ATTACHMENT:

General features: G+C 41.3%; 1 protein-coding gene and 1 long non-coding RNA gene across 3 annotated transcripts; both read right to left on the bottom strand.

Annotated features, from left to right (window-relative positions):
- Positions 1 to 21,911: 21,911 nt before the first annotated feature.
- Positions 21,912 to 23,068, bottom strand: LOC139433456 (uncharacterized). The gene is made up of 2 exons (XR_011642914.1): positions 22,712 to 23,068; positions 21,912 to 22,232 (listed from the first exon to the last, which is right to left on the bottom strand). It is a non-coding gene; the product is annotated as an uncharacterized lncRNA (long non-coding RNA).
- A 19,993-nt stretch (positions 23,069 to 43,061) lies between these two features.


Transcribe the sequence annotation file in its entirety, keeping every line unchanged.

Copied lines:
General features: G+C 41.3%; 1 protein-coding gene and 1 long non-coding RNA gene across 3 annotated transcripts; both read right to left on the bottom strand.

Annotated features, from left to right (window-relative positions):
- Positions 1 to 21,911: 21,911 nt before the first annotated feature.
- Positions 21,912 to 23,068, bottom strand: LOC139433456 (uncharacterized). The gene is made up of 2 exons (XR_011642914.1): positions 22,712 to 23,068; positions 21,912 to 22,232 (listed from the first exon to the last, which is right to left on the bottom strand). It is a non-coding gene; the product is annotated as an uncharacterized lncRNA (long non-coding RNA).
- A 19,993-nt stretch (positions 23,069 to 43,061) lies between these two features.